July 24, 2024

Impact of Language Heard in the Womb on Brain Development

New research conducted by neuroscientists at the University of Padua in Italy, in collaboration with CNRS and Université Paris Cité, suggests that babies’ neural development is influenced by the language they hear while still in the womb. The study, published in the journal Science Advances, involved fitting newborn babies with EEG caps to monitor brain activity.

Previous studies have shown that babies in the womb can hear their mother’s voice from around seven months of gestation. They are also capable of hearing other sounds, such as music, voices, and ambient noise. After birth, they can recognize their mother’s voice and specific melodies associated with her speech. However, little is known about how hearing these sounds affects the baby’s brain development. To investigate further, the Italian research team conducted an experiment with 33 newborns and their native French-speaking mothers.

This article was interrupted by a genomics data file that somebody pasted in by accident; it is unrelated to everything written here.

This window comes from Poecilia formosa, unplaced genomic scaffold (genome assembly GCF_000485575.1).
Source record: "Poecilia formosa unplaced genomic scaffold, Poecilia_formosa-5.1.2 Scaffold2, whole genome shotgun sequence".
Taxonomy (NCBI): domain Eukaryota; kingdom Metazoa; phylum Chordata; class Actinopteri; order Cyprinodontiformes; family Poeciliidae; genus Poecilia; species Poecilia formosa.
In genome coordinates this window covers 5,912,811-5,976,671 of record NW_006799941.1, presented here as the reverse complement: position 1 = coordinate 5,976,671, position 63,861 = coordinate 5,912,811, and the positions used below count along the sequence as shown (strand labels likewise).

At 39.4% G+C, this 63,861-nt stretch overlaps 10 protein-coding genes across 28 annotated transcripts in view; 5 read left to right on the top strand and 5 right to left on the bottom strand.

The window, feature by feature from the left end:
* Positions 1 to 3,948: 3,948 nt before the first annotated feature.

During the experiment, the newborn volunteers wore EEG caps to measure brain activity in the days following birth. As the babies slept, the researchers played recordings of someone reading different language versions of the children’s book, “Goldilocks and the Three Bears.” EEG readings were taken before and after the book was played, as well as during the reading itself.

Analysis of the EEG readouts revealed that babies who listened to the book being read in French showed an increase in long-range temporal correlations. These correlations have previously been linked to speech perception and processing. The researchers believe this finding indicates that exposure to a specific language in the womb, in this case French, has a unique impact on the baby’s brain.

The research team also used detrended fluctuation analysis to measure the strength of the temporal correlations in the EEG readings. They found that the correlations were strongest in the theta band, which is associated with syllable-level speech units. This suggests that the baby’s brain becomes attuned to the linguistic elements present in the language they heard during pregnancy.

Furthermore, the researchers observed that the neural response in the EEG readings was most pronounced when the book was read in French. This indicates that prenatal exposure to a particular language plays a role in the brain’s neural development.

These findings shed light on how language input during pregnancy can impact a baby’s brain development. Further research in this field may help improve understanding of early language learning and potentially benefit babies born into multilingual environments.

1. Source: Coherent Market Insights, Public sources, Desk research
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